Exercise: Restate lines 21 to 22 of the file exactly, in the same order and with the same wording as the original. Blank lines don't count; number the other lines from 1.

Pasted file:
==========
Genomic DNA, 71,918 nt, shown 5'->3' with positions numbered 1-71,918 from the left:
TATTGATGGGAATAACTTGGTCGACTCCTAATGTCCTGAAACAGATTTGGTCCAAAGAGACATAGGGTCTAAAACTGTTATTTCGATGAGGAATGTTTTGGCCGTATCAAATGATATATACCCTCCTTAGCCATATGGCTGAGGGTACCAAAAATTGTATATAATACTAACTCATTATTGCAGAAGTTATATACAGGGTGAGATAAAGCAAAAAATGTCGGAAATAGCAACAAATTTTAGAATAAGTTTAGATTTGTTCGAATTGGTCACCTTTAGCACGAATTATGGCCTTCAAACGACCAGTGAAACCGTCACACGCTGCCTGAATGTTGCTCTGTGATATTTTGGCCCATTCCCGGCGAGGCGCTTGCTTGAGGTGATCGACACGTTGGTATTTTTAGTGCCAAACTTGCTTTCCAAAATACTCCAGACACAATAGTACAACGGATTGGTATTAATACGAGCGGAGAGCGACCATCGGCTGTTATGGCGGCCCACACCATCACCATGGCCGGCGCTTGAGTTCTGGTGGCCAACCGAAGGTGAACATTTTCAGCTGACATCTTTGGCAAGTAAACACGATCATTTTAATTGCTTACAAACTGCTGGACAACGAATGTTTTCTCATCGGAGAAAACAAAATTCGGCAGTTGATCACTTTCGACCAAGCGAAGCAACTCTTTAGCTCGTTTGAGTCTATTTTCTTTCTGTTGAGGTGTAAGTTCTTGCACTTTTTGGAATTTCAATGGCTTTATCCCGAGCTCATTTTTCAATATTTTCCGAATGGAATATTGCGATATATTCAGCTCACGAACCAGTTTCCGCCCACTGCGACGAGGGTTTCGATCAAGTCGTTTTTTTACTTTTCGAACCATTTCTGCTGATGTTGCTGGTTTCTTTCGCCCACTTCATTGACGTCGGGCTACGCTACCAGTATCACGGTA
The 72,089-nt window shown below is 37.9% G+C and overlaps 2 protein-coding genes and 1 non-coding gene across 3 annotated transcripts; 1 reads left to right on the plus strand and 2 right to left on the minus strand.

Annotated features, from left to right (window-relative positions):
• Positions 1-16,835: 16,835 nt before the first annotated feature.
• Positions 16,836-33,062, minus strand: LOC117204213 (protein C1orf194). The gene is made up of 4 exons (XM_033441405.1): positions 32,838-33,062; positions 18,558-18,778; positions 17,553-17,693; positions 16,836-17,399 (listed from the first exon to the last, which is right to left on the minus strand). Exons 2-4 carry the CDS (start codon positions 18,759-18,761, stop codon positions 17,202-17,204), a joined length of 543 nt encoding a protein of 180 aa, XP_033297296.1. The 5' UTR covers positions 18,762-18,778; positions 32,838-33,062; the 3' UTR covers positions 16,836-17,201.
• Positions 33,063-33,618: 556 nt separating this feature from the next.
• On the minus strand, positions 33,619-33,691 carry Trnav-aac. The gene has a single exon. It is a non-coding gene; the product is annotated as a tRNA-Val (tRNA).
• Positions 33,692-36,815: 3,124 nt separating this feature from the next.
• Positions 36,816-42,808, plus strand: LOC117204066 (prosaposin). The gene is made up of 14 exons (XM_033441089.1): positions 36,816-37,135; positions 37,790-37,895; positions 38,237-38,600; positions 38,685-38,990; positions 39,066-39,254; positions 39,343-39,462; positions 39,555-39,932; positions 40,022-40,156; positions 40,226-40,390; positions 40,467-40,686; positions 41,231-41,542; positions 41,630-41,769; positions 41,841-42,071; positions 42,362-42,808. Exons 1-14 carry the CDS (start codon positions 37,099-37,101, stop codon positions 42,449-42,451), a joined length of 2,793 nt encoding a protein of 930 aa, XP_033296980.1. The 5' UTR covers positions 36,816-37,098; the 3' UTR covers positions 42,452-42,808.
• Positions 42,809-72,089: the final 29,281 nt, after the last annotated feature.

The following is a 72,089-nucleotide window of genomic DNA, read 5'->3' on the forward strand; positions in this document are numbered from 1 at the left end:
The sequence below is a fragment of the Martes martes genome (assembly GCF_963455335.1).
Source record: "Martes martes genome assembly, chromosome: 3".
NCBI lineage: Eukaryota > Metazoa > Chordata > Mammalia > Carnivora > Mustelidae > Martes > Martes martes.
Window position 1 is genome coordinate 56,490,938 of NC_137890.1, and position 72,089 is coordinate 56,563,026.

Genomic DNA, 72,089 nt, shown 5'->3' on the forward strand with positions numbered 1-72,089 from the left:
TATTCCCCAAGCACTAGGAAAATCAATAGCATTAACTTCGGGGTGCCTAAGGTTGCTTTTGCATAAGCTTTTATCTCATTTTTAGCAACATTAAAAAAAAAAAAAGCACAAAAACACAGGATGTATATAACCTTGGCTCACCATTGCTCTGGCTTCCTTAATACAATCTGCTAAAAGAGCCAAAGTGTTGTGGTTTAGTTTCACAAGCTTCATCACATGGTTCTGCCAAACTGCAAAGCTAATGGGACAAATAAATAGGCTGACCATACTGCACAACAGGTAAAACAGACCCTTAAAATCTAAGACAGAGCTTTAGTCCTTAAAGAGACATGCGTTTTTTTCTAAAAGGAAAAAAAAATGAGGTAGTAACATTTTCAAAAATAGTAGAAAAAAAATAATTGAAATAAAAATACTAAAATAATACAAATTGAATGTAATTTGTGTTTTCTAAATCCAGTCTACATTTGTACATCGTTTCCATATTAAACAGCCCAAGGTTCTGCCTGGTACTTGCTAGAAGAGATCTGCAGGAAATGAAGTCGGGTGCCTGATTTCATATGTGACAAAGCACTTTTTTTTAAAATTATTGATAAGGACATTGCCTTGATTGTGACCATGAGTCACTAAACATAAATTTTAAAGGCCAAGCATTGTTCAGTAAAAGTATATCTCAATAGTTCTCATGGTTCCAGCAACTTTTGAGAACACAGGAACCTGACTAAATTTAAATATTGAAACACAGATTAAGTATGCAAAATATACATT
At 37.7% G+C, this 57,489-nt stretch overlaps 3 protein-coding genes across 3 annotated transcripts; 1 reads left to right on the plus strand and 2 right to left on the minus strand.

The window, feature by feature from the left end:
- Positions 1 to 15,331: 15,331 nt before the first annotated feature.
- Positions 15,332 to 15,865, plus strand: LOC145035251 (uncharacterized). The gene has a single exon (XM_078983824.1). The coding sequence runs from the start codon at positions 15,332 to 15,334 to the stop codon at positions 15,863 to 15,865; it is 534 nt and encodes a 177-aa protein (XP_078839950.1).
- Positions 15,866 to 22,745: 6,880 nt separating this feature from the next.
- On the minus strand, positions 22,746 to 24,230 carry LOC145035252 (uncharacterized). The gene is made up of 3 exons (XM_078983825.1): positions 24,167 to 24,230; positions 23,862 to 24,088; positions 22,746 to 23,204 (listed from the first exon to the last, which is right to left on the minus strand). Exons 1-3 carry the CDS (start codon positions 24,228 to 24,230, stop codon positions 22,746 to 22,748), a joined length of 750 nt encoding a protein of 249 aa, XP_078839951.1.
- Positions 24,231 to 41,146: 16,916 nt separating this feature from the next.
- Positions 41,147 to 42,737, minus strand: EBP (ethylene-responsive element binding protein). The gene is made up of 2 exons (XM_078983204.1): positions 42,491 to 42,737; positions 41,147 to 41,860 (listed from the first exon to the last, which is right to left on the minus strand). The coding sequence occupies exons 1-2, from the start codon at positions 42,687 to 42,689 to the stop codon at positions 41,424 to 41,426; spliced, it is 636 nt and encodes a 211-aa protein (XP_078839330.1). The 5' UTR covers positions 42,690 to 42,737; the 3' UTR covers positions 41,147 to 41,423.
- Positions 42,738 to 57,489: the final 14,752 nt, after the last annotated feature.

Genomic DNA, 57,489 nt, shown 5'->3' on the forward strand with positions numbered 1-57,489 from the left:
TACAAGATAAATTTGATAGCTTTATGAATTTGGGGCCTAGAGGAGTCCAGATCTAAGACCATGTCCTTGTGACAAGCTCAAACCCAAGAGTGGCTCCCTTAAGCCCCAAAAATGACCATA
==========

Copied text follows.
- Positions 1 to 15,331: 15,331 nt before the first annotated feature.
- Positions 15,332 to 15,865, plus strand: LOC145035251 (uncharacterized). The gene has a single exon (XM_078983824.1). The coding sequence runs from the start codon at positions 15,332 to 15,334 to the stop codon at positions 15,863 to 15,865; it is 534 nt and encodes a 177-aa protein (XP_078839950.1).